Brokers Brace for Transparency Rules; Advisers Build on Existing Model
Of the litany of regulations coming around the bend within the retail investment space, financial advisers said they are most concerned about the fiduciary standard and additional disclosure rules.
That was the sentiment expressed in a new study from Aite Group, "FinReg's Impact on Retail Brokerage and Proprietary Trading," which surveyed 402 financial advisers. The potential impact of financial reform will have far-reaching implications for all faces of the financial services industry, the authors noted.
"The biggest concern is the fiduciary standard," said Douglas Dannemiller, senior analyst and co-author of the report. "That right there will have the biggest impact on retail brokerage."
A key departure from the current fiduciary standard in the brokerage will be more care and loyalty within the client relationship, according to the study. This means that a broker may not be required to monitor and communicate with the retail client regarding the subsequent management of a transaction. Several changes will narrow or perhaps eliminate the already blurry line between investment advisers and brokers, the authors noted.
One likely resolution is that retail brokers will be required to act as fiduciaries with regard to investment advice while at the same time being required to disclose at the point of sale of each instance of traditional brokerage activity such as selling from inventory, offering a proprietary investment product and offering securities from an underwriting client of the firm.
Of the registered investment advisers surveyed, most thought that the fiduciary standard implementation would improve investors' trust in financial firms. Brokers felt that things will remain largely business as usual. Aite noted that RIAs currently operate under a fiduciary standard and the new financial reform regulations would diminish, if not eliminate some areas that impact brokerage firms.
New disclosure requirements are most likely the second greatest concern among advisers, Dannemiller said. The SEC has the authority to issue rules to brokerage firms governing the disclosure of information at the point of sale. The disclosures are required to cover investment objectives, strategies, risks, costs and any compensation or financial incentive received by a broker-dealer in a transaction, according to the study.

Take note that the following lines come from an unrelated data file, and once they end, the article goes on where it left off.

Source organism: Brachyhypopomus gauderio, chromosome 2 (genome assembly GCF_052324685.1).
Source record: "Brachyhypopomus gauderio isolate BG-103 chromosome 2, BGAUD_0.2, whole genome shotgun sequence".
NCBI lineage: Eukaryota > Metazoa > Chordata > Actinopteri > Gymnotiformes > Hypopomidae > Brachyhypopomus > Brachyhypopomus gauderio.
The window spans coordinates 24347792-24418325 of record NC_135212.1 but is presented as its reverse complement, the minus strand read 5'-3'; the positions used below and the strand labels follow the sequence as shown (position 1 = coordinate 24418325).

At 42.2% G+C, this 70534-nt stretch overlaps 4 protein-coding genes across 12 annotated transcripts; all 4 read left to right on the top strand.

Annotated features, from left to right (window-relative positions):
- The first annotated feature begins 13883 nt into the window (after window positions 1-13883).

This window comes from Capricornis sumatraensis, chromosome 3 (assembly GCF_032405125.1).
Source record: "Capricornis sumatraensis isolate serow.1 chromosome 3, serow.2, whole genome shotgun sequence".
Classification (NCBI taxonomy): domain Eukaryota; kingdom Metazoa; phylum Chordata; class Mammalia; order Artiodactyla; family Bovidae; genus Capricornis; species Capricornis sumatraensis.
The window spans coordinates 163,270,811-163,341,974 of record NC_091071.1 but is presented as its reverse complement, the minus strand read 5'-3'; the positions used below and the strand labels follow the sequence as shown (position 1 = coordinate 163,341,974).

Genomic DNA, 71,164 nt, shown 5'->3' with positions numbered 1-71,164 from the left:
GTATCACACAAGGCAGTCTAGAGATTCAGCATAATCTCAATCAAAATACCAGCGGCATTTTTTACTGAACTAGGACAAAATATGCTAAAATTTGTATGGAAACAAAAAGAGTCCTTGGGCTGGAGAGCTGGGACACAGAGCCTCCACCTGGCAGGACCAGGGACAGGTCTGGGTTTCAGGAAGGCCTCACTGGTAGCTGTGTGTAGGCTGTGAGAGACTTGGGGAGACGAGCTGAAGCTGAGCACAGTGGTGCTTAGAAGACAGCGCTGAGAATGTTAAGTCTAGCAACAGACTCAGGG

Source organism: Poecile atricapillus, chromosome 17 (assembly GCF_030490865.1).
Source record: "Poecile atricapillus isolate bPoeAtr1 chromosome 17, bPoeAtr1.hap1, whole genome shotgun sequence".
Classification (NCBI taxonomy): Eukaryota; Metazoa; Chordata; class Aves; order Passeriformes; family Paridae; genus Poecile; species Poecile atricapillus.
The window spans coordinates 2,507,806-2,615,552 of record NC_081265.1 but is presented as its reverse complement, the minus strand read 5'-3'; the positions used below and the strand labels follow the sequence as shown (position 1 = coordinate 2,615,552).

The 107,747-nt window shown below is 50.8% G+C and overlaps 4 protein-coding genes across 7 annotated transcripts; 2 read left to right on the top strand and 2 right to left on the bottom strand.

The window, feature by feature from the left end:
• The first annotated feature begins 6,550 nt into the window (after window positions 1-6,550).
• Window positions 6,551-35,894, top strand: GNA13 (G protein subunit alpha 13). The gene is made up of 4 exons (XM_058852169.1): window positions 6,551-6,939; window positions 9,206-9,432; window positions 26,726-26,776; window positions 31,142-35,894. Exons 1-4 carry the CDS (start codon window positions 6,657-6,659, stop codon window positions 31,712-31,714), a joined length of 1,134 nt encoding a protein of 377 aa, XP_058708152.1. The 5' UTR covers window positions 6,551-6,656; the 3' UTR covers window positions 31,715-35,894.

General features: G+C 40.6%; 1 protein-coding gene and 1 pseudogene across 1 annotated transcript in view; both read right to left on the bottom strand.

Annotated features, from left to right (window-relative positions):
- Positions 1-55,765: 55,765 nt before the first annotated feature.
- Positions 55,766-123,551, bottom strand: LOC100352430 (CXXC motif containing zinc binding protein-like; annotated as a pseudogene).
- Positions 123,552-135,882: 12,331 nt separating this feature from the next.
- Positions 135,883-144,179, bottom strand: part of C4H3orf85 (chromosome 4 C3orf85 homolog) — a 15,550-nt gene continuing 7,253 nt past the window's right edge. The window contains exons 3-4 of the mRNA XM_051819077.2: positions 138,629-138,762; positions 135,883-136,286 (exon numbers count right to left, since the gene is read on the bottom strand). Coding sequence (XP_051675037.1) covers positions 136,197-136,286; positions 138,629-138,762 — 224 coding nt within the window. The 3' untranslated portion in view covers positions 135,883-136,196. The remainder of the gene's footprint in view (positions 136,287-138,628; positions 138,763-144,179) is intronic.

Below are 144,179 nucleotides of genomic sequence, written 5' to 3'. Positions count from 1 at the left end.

"Disclosure is somewhat related to the fiduciary standard. It will have an impact on the way a firm operates from the back office to the front office," Dannemiller said. "Tracking compliance at the point of sale and being able to prove [compliance] may be a pretty significant obstacle."
While many of the responsibilities of the new Consumer Financial Protection Agency fall outside of the scope of financial advice and brokerage, these areas will still be addressed, Aite noted. One of the areas the Financial Industry Regulatory Authority oversees is securities regulation. Aite foresees FINRA may experience competition from the CFPA. At the very least, retail investors will have a new avenue to pursue for recourse when they are unhappy with the financial products and services they receive, the report read.
"It is also well within the realm of possibility for financial adviser registration, examination, and continuing education to fall under the administration of the CFPA. Financial advertising oversight is another strong candidate for CFPA domain because it involves the interaction of retail investment firms with consumers. It is too early to tell how this activity will be coordinated or combined with the current mission of FINRA," Aite wrote.